Lee Roy decided in late 1948 to send Richard off to school in the United States, and with the help of the Pastor of their church, the First Baptist Church of Balboa, made the decision to enroll Richard at Wheaton Academy just outside of Chicago, in Wheaton, Illinois. Richard left home in August of 1949 and his brother George a year later, both enrolled at Wheaton Academy.
Lee Roy suffered a heart attack and died on July 15, 1951 when both Richard and George were home for the summer of 1951. He had reached the age of 46.
Thatcher Ferry - prior to the building of the Bridge of the Americas across the Canal in the 1960's, this was the only means that Panamanians or Americans had for getting from one side of the Canal to the other. Two ferries were built in the shipyards in Balboa. The third ferry was brought down from the Staten Island run in New York. When Dick reached Middle School which was located in Balboa, 20 miles away from Gamboa, and he would have to ride a train to and from school and a bus late after school if he participated in sports, Lee Roy decided to take a job on the ferry boats in Balboa Harbor so that Dick would not have to do that and then George later, and then Ruth also. He did not want to do this but sacrfificed for the children to keep them from problems on the trains which had a reputation for a lot of toruble aboard them.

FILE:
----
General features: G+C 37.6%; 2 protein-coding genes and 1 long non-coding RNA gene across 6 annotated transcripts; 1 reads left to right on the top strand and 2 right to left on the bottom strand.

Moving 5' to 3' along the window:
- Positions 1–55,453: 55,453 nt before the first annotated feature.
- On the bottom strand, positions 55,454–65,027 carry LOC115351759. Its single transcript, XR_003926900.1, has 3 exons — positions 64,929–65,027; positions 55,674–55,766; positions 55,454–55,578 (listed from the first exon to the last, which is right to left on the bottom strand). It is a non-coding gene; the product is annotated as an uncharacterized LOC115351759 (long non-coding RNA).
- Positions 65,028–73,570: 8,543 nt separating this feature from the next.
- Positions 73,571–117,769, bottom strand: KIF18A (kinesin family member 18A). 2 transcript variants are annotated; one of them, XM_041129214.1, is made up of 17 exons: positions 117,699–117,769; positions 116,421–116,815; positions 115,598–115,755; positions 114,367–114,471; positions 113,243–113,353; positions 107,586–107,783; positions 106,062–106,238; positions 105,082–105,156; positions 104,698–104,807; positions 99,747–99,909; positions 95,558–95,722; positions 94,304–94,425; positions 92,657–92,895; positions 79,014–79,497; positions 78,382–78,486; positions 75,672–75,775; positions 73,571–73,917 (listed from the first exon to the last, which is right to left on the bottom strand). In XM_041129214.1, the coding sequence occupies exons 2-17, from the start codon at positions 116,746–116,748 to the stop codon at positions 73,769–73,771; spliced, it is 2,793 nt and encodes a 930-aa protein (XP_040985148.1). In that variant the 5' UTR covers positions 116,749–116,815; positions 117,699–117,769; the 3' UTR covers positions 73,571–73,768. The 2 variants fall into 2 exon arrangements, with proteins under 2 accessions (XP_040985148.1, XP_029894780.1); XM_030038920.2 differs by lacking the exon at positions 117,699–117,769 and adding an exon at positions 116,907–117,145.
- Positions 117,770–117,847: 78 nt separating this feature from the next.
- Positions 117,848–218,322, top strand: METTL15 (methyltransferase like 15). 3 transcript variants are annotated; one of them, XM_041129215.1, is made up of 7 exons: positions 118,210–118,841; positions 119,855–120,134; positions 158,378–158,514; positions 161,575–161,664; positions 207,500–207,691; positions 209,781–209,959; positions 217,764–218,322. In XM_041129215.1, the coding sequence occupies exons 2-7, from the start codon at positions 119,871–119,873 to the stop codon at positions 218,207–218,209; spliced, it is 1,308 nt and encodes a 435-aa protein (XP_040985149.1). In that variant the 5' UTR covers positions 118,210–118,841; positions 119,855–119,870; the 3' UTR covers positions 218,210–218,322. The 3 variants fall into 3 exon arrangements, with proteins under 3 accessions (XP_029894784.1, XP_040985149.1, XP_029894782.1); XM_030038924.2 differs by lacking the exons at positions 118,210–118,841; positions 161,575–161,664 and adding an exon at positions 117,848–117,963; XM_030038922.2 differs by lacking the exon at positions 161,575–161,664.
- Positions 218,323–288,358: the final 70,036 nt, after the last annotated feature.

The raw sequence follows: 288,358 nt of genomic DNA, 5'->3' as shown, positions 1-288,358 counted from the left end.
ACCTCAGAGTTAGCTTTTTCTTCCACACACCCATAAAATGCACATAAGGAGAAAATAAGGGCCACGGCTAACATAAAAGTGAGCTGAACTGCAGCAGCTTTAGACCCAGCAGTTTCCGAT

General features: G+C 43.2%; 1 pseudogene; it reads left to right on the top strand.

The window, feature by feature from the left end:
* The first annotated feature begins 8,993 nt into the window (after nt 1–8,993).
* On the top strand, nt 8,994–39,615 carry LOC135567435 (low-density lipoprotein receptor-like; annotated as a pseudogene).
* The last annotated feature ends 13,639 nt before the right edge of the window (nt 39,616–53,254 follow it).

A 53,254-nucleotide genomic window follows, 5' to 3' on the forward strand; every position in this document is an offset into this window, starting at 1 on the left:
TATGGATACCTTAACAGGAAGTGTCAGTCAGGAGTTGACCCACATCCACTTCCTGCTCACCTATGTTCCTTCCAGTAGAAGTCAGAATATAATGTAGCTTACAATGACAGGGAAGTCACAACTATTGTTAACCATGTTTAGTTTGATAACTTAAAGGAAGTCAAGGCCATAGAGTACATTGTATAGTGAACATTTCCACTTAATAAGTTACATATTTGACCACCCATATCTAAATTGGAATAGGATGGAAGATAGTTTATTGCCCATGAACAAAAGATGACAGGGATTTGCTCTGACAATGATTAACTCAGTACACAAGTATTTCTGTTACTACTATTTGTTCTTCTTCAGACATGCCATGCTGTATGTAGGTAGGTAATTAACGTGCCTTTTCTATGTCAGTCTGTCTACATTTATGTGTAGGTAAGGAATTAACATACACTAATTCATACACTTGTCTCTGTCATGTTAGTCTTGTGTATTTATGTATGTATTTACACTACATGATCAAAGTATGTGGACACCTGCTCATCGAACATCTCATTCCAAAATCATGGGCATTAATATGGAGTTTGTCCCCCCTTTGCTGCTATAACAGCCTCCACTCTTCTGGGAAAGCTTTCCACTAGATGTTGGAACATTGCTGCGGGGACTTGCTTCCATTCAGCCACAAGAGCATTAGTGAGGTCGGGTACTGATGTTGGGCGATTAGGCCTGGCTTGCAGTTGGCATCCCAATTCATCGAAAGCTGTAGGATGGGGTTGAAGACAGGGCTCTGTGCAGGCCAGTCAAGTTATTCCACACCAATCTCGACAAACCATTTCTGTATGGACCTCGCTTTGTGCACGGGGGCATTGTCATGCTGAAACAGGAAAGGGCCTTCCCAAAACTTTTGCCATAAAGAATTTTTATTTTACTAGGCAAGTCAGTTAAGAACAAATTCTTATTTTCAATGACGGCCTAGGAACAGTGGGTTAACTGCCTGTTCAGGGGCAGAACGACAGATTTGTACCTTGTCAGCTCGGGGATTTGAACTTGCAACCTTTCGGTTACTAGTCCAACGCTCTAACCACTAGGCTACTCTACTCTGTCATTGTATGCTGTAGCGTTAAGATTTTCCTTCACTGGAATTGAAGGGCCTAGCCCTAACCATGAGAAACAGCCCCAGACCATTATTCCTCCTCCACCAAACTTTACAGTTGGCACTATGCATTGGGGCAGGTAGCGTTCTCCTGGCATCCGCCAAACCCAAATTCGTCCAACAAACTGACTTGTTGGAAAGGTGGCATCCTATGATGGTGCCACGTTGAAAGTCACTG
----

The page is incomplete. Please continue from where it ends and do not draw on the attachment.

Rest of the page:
Richard Lee Holt
Born: 19 January 1935, Panama City, Panama Married: 1983 Cheryl Esther Albers, Ventura, California Children: A Wonderful Step-daughter and her husband Steven Geair who has just retired from the Navy after 20 years, Steve & Michelle Lynn. Michelle has given us two super grandsons, Shilo and Dakota
If life really begins when conception takes place, then you could say that Richard Lee Holt had a most tumultuous beginning to his life. Maybe this was why his life turned into a very exciting set of events that led from his birth throughout his adult life.